Saint Maurice was the leader of the Theban Legion. The traditional story is that the legion, entirely composed of Christians, had been called from Thebes in Egypt to go to Gaul, to assist Maximian, which they did valiently. However, when Maximian ordered them to harass some local Christians, they refused, and Maximian ordered the unit punished. Every tenth soldier was killed, a military punishment known as decimation. More orders followed, they still refused, in part to encouragement from St. Maurice, and a second decimation was ordered. In response to their refusal to use violence against fellow Chistians, Maximian ordered all the remaining members of the 6,600 unit executed.
So reads the earliest account of their martyrdom, according to the letter Eucherius, bishop of Lyons (c.434 - 450), wrote to his fellow bishop Salvius. But several details of this story conflict with known historical fact: one is that decimation had not been used to discipline a Roman legion for centuries: the previous documented execution of this sentence was in the reign of Galba, who ordered this done to a formation of marines that Nero had formed into a legion, and who demanded an eagle and standards. Another fact that conflicts with the historical record is the statement that Christians filled out an entire legion, when it is clear that Christians commonly refused to serve in the military until Constantine's time, at the earliest.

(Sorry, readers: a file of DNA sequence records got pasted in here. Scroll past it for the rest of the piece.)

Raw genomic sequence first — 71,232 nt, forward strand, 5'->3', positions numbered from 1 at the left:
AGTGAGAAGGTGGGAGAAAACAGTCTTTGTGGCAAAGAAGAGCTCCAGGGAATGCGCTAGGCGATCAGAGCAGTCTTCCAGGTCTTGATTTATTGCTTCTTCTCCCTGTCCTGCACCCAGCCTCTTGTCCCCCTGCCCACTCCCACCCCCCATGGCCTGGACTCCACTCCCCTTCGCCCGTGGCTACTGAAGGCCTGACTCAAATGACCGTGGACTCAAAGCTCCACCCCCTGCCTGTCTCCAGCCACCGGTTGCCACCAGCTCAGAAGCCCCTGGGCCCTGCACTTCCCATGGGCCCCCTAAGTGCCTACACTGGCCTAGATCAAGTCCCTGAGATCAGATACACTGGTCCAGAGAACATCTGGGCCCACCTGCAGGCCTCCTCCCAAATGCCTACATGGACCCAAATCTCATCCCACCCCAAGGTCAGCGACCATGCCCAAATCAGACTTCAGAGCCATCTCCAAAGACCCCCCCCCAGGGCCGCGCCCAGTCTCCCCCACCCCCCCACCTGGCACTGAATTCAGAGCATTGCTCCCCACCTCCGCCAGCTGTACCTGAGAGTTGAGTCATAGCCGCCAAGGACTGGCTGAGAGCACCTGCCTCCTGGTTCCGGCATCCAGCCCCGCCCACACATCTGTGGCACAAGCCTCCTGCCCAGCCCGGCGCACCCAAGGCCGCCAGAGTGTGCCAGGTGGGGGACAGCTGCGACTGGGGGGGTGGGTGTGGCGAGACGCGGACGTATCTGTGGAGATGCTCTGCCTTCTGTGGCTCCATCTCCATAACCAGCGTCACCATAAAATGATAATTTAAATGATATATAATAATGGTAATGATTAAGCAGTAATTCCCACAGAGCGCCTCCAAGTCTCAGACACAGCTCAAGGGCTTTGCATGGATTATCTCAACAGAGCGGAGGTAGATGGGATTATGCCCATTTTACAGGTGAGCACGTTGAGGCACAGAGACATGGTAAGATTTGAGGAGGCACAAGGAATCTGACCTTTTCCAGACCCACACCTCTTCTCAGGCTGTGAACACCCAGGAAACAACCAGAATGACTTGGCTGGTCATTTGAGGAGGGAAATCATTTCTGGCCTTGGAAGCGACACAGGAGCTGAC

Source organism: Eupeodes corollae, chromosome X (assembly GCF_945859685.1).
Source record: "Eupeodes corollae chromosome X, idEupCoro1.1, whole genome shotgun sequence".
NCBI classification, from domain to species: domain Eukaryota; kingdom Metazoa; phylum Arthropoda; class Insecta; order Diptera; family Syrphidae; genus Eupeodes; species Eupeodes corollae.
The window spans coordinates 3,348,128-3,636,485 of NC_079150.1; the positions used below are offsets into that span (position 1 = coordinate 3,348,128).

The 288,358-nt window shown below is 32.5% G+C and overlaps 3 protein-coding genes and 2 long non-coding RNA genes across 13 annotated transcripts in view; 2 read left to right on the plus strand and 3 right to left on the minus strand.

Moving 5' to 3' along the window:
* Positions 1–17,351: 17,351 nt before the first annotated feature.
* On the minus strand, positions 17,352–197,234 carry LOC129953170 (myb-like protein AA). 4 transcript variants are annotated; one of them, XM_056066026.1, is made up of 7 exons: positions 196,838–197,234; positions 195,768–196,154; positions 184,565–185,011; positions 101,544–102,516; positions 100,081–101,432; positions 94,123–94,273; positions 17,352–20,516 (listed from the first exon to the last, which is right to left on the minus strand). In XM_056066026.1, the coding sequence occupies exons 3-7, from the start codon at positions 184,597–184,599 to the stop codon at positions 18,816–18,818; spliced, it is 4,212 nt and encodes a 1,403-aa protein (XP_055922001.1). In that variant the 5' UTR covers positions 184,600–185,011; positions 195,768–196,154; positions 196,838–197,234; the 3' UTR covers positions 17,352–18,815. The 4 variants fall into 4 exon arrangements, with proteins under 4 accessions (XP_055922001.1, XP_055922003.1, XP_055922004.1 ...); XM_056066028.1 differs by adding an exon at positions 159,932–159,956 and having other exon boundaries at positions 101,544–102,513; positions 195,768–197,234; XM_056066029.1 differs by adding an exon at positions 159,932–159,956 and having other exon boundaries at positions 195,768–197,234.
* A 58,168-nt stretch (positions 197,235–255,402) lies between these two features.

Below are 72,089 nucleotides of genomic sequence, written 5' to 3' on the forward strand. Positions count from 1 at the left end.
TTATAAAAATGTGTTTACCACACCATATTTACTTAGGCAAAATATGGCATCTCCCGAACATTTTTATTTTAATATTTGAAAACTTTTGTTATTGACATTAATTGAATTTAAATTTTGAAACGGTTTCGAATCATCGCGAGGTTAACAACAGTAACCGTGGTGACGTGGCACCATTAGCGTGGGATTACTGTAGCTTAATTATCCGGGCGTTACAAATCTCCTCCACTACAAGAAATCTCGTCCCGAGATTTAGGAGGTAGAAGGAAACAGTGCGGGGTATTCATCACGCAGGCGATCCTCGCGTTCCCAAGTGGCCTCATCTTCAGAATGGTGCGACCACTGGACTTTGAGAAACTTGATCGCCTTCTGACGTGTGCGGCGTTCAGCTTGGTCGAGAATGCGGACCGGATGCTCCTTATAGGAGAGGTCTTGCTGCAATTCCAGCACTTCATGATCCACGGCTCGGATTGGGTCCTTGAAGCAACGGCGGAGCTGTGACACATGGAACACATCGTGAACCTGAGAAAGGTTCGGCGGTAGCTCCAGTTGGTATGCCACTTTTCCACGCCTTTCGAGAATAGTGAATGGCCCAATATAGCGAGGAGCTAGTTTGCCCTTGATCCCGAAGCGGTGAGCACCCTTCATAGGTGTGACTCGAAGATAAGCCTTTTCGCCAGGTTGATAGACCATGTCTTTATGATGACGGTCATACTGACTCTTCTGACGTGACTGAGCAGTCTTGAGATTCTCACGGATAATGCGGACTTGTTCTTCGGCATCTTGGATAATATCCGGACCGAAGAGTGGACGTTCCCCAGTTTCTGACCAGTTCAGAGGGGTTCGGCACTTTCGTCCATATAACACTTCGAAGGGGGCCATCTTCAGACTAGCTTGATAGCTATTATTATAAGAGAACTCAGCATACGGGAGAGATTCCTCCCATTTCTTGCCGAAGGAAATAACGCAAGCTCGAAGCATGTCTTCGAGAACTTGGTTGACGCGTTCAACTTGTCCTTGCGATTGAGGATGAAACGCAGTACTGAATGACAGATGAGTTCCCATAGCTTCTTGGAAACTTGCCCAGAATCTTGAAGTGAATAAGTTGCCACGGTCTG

David Wood has argued that this was a pious fabrication by bishop Theodore of Octodurum sometime between 388 and 394, whom Eucehrius cites as his source of this story, to encourage his contemporary Christians serving in the Imperial army to ignore the orders their pagan superiors and instead side with the Christians. If this is true, it would not be an isolated fabrication for the purposes of propaganda: Ambrose, bishop of Milan, uncovered the remains of at least four people he claimed were saints, yet no records existed of their existence, let alone their martyrdom.
St. Maurice is traditionally depicted in full armor, in Italy with a red cross. In the Magdeburg and other eastern German depictions he is often shown as a Moor.